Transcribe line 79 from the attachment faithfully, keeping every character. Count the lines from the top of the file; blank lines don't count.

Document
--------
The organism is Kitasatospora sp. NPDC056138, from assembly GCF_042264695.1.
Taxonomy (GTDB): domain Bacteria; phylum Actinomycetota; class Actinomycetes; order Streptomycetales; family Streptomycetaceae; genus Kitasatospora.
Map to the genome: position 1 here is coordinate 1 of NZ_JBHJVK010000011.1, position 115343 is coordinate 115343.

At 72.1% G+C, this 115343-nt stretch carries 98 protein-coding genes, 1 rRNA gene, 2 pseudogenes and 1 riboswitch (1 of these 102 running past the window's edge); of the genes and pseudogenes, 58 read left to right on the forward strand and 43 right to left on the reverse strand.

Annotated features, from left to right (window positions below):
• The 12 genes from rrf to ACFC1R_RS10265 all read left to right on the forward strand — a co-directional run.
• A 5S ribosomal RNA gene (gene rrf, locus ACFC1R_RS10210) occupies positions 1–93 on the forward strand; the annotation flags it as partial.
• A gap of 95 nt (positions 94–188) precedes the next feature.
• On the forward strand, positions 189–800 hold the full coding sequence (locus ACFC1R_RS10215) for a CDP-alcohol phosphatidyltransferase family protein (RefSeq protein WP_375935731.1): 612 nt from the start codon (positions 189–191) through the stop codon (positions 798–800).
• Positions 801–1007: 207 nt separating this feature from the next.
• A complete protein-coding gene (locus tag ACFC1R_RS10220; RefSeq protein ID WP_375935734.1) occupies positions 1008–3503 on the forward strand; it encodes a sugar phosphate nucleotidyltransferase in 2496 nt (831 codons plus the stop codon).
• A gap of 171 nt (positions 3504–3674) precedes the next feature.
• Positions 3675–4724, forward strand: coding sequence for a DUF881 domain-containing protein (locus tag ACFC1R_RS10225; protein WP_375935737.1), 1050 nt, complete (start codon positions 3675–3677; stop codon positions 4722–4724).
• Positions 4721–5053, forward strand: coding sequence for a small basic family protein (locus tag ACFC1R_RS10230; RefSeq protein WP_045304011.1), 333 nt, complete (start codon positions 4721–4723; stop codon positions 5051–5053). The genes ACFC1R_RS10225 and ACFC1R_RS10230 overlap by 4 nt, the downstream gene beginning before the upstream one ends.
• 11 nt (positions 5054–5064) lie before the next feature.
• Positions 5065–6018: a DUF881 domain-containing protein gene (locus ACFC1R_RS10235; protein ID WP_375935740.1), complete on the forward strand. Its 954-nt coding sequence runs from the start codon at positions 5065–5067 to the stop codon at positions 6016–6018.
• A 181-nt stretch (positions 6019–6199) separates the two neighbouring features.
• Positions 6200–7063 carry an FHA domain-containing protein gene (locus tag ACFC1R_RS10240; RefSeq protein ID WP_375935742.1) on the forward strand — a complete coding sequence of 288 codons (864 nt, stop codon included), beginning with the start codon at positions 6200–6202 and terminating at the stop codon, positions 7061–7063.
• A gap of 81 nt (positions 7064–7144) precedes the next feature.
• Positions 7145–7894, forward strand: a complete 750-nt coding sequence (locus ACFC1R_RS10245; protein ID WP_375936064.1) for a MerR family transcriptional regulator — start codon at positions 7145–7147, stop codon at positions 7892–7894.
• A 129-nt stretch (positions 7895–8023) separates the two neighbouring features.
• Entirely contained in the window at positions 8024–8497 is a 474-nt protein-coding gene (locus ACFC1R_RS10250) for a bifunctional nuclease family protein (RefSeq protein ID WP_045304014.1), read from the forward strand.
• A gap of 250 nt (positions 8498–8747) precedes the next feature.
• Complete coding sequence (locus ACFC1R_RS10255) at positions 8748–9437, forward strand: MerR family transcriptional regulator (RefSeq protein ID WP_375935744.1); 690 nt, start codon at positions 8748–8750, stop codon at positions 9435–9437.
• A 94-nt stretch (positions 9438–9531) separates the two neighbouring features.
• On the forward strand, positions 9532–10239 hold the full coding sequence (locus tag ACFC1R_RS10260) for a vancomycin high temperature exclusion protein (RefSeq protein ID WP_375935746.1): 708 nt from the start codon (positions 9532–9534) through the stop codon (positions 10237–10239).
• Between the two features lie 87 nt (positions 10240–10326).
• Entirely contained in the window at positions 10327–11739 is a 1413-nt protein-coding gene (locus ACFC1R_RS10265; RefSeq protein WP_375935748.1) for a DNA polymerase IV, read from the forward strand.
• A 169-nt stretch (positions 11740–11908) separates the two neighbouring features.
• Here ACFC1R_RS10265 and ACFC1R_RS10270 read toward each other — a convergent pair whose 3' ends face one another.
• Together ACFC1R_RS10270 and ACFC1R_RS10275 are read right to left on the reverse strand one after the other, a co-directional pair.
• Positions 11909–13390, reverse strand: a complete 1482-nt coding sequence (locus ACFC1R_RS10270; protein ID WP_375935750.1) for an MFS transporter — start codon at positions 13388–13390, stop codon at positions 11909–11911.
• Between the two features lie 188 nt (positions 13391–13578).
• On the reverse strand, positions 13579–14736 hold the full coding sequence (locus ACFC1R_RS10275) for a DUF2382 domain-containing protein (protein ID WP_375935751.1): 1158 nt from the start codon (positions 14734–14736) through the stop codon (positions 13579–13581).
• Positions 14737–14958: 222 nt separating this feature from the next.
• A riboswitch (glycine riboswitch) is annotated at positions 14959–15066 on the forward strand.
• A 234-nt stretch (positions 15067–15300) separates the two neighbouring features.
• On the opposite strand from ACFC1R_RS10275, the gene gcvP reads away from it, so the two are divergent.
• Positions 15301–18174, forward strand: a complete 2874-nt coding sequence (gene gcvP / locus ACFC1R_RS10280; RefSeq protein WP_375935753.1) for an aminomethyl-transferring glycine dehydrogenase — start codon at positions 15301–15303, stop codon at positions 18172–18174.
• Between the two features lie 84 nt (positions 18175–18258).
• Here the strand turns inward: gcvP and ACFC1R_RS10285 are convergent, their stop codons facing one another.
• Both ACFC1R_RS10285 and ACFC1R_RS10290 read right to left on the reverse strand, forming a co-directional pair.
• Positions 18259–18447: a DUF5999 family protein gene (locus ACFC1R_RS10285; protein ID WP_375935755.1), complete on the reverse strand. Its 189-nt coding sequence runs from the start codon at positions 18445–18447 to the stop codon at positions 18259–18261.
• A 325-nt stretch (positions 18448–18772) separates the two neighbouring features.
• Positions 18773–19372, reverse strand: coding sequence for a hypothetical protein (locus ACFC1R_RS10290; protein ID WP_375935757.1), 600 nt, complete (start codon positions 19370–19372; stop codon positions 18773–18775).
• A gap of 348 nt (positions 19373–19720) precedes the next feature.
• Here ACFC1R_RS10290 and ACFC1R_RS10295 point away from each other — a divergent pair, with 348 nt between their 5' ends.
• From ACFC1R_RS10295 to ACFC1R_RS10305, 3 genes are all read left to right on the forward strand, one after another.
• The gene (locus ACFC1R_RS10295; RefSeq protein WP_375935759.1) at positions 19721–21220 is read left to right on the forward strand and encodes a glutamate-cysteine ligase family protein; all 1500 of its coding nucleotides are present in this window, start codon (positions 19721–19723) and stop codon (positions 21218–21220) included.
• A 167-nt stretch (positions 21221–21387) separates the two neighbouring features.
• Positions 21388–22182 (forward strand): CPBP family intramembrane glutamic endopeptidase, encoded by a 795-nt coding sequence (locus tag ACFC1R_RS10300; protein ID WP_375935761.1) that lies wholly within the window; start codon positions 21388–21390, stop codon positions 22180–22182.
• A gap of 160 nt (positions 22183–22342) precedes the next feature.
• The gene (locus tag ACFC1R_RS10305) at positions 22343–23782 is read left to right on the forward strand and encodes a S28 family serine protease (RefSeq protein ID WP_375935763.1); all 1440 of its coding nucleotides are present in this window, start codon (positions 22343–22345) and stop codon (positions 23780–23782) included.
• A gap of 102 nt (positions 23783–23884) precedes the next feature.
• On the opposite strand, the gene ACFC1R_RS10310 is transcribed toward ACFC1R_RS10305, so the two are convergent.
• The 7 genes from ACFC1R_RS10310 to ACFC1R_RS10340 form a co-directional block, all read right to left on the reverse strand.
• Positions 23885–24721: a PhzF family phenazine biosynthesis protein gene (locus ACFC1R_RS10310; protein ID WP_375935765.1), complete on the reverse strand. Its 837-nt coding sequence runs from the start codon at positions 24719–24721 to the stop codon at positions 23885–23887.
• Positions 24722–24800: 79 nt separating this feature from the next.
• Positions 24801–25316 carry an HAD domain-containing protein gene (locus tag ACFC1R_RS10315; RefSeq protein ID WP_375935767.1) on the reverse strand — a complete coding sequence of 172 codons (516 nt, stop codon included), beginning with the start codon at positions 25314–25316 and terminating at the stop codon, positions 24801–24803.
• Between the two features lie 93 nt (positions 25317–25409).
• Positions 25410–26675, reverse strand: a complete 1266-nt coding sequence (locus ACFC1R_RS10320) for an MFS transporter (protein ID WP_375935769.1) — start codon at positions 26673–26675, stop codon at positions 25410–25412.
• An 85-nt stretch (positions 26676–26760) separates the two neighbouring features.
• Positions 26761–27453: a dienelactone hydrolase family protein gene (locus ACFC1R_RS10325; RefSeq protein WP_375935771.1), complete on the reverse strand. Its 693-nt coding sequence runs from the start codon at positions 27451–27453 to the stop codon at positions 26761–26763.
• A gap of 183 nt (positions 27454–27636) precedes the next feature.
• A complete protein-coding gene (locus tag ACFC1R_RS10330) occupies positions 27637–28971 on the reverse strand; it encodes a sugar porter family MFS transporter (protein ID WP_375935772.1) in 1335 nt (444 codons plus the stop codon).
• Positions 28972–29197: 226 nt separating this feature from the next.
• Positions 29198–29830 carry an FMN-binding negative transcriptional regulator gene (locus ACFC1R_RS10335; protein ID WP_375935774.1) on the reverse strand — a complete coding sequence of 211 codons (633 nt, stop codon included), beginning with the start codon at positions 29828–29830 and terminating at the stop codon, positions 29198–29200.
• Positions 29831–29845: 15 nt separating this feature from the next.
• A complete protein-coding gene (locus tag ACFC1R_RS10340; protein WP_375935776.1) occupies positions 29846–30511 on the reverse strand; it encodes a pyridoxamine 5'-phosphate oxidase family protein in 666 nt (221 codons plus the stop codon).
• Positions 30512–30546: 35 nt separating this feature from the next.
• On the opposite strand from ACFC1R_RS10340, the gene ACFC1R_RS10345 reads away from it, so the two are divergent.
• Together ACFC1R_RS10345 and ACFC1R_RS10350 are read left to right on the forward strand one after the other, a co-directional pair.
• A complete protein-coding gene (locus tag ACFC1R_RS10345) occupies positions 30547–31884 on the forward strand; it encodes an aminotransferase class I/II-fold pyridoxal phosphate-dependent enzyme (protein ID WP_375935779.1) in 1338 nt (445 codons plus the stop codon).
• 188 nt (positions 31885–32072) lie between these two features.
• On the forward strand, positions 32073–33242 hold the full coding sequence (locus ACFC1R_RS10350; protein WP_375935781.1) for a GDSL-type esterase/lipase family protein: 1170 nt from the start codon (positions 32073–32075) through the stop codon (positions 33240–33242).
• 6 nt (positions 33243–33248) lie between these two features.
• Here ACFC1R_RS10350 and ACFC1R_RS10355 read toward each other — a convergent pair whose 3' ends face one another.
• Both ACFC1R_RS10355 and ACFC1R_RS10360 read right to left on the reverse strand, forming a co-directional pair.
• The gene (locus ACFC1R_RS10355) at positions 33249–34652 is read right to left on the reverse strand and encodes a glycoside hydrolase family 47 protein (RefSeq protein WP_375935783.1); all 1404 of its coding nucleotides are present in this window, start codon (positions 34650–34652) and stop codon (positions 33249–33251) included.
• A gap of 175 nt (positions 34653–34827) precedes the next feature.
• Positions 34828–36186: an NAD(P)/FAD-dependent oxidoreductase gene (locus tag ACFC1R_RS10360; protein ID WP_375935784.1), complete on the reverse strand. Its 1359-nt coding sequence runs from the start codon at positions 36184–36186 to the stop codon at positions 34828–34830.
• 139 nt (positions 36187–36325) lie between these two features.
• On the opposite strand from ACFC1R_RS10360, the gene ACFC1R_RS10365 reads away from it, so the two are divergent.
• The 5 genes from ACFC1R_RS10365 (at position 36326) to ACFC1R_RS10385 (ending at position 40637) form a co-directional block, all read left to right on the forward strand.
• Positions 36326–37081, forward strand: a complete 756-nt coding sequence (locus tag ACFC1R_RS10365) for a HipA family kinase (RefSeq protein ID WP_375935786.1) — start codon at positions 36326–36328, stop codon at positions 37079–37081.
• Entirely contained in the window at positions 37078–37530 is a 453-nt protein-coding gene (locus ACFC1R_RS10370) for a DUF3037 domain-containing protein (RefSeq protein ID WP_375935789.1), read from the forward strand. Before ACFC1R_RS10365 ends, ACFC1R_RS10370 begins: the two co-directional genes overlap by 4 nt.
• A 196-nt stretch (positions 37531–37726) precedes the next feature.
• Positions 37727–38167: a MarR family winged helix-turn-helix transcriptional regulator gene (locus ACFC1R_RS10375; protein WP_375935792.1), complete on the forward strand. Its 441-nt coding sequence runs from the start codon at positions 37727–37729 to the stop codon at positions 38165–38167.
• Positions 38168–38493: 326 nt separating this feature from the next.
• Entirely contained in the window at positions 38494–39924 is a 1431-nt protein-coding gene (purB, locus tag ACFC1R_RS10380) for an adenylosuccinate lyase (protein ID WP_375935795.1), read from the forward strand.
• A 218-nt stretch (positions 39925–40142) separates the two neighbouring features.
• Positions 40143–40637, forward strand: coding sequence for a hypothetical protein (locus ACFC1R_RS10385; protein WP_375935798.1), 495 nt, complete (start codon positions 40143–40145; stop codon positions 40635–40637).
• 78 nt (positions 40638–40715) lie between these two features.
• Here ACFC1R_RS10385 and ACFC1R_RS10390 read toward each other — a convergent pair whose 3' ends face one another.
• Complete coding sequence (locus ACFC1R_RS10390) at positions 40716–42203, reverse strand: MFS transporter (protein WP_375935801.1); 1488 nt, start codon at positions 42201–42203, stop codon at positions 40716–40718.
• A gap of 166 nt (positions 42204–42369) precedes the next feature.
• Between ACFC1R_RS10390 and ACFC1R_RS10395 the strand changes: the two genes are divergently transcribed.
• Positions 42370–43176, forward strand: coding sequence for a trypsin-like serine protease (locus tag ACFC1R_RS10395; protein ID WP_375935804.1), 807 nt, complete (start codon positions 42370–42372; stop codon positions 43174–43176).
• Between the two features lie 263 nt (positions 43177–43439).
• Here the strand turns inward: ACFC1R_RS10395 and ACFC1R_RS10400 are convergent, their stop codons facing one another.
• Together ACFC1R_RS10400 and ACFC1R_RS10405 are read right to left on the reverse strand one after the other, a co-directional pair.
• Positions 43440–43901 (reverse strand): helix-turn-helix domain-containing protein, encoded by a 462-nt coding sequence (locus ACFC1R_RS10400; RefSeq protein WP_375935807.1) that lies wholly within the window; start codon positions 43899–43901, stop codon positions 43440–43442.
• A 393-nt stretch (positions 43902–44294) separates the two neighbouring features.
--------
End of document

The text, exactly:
• The gene (locus ACFC1R_RS10355) at positions 33249–34652 is read right to left on the reverse strand and encodes a glycoside hydrolase family 47 protein (RefSeq protein WP_375935783.1); all 1404 of its coding nucleotides are present in this window, start codon (positions 34650–34652) and stop codon (positions 33249–33251) included.